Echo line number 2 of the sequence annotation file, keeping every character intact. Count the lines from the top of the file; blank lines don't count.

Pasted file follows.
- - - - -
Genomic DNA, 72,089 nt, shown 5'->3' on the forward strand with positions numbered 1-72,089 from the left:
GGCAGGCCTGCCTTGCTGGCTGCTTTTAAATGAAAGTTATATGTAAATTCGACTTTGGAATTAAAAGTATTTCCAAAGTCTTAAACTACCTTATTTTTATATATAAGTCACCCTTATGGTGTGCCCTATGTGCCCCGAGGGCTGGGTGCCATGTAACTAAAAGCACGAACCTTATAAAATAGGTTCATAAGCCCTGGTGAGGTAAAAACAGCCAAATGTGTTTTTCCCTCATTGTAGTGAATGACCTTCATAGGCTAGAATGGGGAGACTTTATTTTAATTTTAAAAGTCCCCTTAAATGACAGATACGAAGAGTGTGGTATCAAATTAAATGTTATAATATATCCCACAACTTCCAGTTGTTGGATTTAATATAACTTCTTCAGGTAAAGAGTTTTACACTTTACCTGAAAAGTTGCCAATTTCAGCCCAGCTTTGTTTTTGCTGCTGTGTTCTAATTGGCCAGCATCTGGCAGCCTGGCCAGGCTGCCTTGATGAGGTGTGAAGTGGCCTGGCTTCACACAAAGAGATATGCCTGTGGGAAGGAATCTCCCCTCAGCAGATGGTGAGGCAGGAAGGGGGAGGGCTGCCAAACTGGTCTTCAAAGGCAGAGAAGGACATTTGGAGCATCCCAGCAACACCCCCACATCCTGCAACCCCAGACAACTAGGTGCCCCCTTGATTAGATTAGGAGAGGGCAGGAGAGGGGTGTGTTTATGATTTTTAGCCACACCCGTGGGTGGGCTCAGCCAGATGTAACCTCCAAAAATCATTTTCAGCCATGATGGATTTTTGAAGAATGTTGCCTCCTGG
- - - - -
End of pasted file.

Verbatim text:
GGCAGGCCTGCCTTGCTGGCTGCTTTTAAATGAAAGTTATATGTAAATTCGACTTTGGAATTAAAAGTATTTCCAAAGTCTTAAACTACCTTATTTTTATATATAAGTCACCCTTATGGTGTGCCCTATGTGCCCCGAGGGCTGGGTGCCATGTAACTAAAAGCACGAACCTTATAAAATAGGTTCATAAGCCCTGGTGAGGTAAAAACAGCCAAATGTGTTTTTCCCTCATTGTAGTGAATGACCTTCATAGGCTAGAATGGGGAGACTTTATTTTAATTTTAAAAGTCCCCTTAAATGACAGATACGAAGAGTGTGGTATCAAATTAAATGTTATAATATATCCCACAACTTCCAGTTGTTGGATTTAATATAACTTCTTCAGGTAAAGAGTTTTACACTTTACCTGAAAAGTTGCCAATTTCAGCCCAGCTTTGTTTTTGCTGCTGTGTTCTAATTGGCCAGCATCTGGCAGCCTGGCCAGGCTGCCTTGATGAGGTGTGAAGTGGCCTGGCTTCACACAAAGAGATATGCCTGTGGGAAGGAATCTCCCCTCAGCAGATGGTGAGGCAGGAAGGGGGAGGGCTGCCAAACTGGTCTTCAAAGGCAGAGAAGGACATTTGGAGCATCCCAGCAACACCCCCACATCCTGCAACCCCAGACAACTAGGTGCCCCCTTGATTAGATTAGGAGAGGGCAGGAGAGGGGTGTGTTTATGATTTTTAGCCACACCCGTGGGTGGGCTCAGCCAGATGTAACCTCCAAAAATCATTTTCAGCCATGATGGATTTTTGAAGAATGTTGCCTCCTGG